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Murder of J. W. Gibson

On December 23, 1920, in what one newspaper called “One of the most dreadful tragedies that the Negroes of the City of Helena has [sic] ever been called on to witness,” Professor J. W. Gibson was killed by a night watchman in Helena (Phillips County). Depending on how the word “lynching” is interpreted, this may have been an incident of police brutality, or Professor Gibson may in fact have been lynched.

The Arkansas Gazette filed no report on Gibson’s death. The only national coverage appears to be a rather belated report in the Dallas Express, an African-American newspaper published in Texas. Not much is known about Gibson. According to the Express, not only did Gibson teach in Helena, but he had a farm in Cotton Plant (Woodruff County). According to the 1920 census, one James Gibson, a mulatto, lived on a rented cotton farm in Freeman Township of Woodruff County with his wife and three children; he had earlier registered for the World War I draft.

On December 23, carrying a shotgun, Gibson apparently left his farm and took the train to Helena, where he arrived at 7:35 p.m. and then stopped to get a shave and a haircut. Afterward, as he was standing on the corner of Cherry and Missouri streets waiting for the streetcar, a night watchman (never identified by name) approached him and asked him to turn over his shotgun. Gibson replied that he was carrying no shells for it. The watchman asked him why, and Gibson said that he felt no need to carry any. The watchman then asked to search his “hand bag” but found only books and papers. According to the Express, at this point, he asked Gibson, “What kind of nigger is you?” Gibson reportedly replied that “he was a man the same as the night watchman was.” The watchman then allegedly struck Gibson across the face before taking the shotgun and hitting him with it. He then marched him up Cherry Street to the jail.

A short while later, according to the Express, a local druggist, Dr. J. W. Jennings, called the jail and asked the watchman to release Gibson, offering to make sure Gibson would be available for any subsequent court appearance. Jennings was African American and a graduate of the Alcorn Agricultural and Mechanical College in Mississippi. According to the Huntsville, Alabama, Daily Times, at the time of the Elaine Massacre in 1919, he and A. R. Dupree, who owned a cleaning establishment in Helena, had been arrested and “charged with distributing pernicious propaganda.” When Jennings contacted the jail about Gibson, the watchman reportedly replied, “I have just killed that d---- Nigger.” The means by which Gibson was reportedly killed are not mentioned in the report.

According to the Express, Gibson’s body was taken to an undertaker, where his relatives were able to retrieve it the following day after being forced to pay for embalming and a coffin. An inquest was called for December 25, but since that was Christmas, it was adjourned until December 28. There is no information as to whether the inquest ever took place. The Express lamented Gibson’s death, reporting that “he was identified with everything for the advancement of the community and for the race, and stood high in all kinds of lodges being a Mason with all of the degrees from the first to the thirty-third.”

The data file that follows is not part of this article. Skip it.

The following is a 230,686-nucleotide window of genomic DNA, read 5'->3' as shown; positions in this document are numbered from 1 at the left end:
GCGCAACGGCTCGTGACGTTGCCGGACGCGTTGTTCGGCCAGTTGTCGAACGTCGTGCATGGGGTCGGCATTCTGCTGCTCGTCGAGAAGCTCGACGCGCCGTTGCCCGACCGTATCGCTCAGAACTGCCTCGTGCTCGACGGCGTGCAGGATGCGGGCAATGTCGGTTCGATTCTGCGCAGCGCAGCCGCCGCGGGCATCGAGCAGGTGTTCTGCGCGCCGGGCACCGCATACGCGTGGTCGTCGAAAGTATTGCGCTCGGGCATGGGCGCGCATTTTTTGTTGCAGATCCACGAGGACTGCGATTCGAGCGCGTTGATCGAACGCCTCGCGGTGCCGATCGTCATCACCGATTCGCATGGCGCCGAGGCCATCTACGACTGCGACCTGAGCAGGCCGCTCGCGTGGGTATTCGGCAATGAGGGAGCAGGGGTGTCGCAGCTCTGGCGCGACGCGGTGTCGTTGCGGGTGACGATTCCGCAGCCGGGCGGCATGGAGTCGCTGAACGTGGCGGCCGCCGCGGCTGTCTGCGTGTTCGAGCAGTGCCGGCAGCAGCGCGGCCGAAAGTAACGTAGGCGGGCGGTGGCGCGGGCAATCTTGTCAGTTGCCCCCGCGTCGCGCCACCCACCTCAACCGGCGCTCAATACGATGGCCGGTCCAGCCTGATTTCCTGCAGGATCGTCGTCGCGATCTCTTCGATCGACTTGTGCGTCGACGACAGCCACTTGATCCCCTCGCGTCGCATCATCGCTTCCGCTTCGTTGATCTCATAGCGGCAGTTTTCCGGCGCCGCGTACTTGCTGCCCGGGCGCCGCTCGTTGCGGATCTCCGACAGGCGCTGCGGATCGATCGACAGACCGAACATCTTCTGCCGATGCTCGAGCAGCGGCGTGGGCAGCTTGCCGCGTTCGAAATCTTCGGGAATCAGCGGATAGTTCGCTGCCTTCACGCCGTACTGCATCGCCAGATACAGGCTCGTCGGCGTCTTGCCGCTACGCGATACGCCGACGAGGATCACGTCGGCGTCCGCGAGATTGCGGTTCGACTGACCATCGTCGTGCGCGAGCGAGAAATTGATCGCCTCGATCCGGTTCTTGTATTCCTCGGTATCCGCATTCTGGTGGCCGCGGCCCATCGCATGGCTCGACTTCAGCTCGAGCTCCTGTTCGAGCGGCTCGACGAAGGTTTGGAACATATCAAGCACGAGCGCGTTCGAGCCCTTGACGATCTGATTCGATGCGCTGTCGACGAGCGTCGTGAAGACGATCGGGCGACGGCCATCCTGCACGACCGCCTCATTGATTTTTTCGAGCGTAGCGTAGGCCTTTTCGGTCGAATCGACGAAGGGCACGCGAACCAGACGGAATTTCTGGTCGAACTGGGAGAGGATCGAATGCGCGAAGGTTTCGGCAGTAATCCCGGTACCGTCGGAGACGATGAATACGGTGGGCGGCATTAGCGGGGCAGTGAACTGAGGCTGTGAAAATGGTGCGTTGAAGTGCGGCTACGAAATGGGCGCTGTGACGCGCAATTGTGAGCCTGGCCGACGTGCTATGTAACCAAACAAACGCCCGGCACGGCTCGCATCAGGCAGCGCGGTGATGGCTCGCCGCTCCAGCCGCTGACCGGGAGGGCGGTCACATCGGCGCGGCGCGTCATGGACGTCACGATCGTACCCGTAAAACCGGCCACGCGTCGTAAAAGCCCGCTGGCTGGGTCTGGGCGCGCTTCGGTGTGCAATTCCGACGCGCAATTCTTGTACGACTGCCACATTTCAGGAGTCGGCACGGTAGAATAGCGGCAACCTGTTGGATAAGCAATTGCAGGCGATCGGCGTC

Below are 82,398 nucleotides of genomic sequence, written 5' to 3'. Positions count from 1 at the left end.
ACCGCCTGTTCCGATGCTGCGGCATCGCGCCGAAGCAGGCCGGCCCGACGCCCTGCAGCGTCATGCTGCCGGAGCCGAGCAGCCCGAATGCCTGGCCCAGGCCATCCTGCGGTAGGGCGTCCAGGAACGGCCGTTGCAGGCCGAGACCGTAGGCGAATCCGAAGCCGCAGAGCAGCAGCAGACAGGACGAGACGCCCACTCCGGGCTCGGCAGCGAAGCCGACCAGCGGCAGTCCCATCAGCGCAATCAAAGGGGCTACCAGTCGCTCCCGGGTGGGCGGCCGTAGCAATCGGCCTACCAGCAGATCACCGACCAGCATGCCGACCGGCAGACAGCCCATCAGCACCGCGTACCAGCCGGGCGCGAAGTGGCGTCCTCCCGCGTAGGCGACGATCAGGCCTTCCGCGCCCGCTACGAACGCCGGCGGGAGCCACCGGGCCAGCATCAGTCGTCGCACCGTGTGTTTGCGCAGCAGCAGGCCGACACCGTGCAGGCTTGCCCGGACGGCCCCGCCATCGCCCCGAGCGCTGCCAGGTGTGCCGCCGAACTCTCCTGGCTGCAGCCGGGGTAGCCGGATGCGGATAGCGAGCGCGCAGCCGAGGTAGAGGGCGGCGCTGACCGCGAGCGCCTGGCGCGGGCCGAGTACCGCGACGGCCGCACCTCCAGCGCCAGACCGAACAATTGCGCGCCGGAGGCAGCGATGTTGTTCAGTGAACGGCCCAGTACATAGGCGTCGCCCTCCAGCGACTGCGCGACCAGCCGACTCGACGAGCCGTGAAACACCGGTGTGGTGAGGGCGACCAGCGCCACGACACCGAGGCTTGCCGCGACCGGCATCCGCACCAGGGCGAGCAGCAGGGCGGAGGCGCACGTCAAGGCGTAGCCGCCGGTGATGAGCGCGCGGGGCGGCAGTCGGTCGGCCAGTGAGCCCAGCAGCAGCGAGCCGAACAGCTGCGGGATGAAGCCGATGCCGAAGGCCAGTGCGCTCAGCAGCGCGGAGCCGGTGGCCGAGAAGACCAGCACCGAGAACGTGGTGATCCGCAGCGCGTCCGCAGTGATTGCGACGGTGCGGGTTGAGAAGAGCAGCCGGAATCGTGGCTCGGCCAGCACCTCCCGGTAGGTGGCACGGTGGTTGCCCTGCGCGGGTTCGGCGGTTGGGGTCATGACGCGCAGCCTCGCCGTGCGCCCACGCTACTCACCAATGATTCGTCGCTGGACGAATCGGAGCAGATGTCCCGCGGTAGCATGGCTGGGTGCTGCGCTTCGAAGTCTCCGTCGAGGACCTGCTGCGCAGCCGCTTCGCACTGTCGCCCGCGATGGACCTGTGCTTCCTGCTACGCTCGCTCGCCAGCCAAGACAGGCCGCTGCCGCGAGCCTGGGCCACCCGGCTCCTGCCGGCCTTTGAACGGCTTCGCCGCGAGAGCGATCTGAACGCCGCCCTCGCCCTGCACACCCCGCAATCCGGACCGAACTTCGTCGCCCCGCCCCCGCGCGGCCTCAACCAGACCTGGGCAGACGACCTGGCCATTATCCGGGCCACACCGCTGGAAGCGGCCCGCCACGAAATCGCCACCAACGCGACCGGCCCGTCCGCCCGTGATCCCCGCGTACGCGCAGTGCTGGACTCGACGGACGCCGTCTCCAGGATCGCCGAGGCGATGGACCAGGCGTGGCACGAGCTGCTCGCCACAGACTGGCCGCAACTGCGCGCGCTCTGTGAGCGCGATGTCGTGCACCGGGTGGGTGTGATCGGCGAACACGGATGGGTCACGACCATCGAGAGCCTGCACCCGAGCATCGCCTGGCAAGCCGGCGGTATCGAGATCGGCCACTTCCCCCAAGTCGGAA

Whether Gibson’s death is a simple murder or a lynching is open to interpretation. Modern historians such as W. Fitzhugh Brundage, author of Lynching in the New South: Georgia and Virginia, 1880–1930, assert that any lynching has to be the result of mob violence. Indeed, according to historian Christopher Waldrep, author of African Americans Confront Lynching: Strategies of Resistance from the Civil War to the Civil Rights Era, the guidelines decided upon by the National Association for the Advancement of Colored People (NAACP) in 1940 defined lynching “as an activity in which persons in defiance of the law administer punishment by death to an individual for an alleged offense.” The Case anti-lynching bill, introduced in 1947, stipulated that at least two individuals must be involved. There are, however, less restrictive definitions of lynching. For example, according to the Texas State Historical Association, “Lynching is the illegal killing of a person under the pretext of service to justice, race, or tradition. Though it often refers to hanging, the word became a generic term for any form of execution without due process of law.”

Under this latter definition, Gibson’s death was a lynching, and it has many of the other common characteristics of such incidents. Like the lynchings described in the NAACP report, the killing was inflicted “in defiance of the law” on “an individual for an alleged offense.” It also fits Brundage’s description of many lynchings, in that the victim was murdered “with little if any regard for proof of guilt or evidence of innocence.” Brundage also notes that in many cases, law officers failed to prevent the incidents, and in some cases, as in Gibson’s murder, they were actually complicit. As with many lynchings, especially after World War I, notes Brundage, such events were not only intended “to enforce social conformity and to punish an individual, but they also were a means of racial expression.”

For additional information:
“More Negroes Arrested.” Huntsville Daily Times, October 3, 1919, p. 5. Online at http://www.newspaperabstracts.com/link.php?action=detail&id=90311 (accessed June 11, 2015).

“Prof. Gibson, Arkansas Teacher Shot to Death.” Dallas Express, January 15, 1921, p. 1. Online at http://texashistory.unt.edu/ark:/67531/metapth278336/m1/1/ (accessed June 11, 2015).

Nancy Snell Griffith
Clinton, South Carolina

Last Updated 6/19/2015

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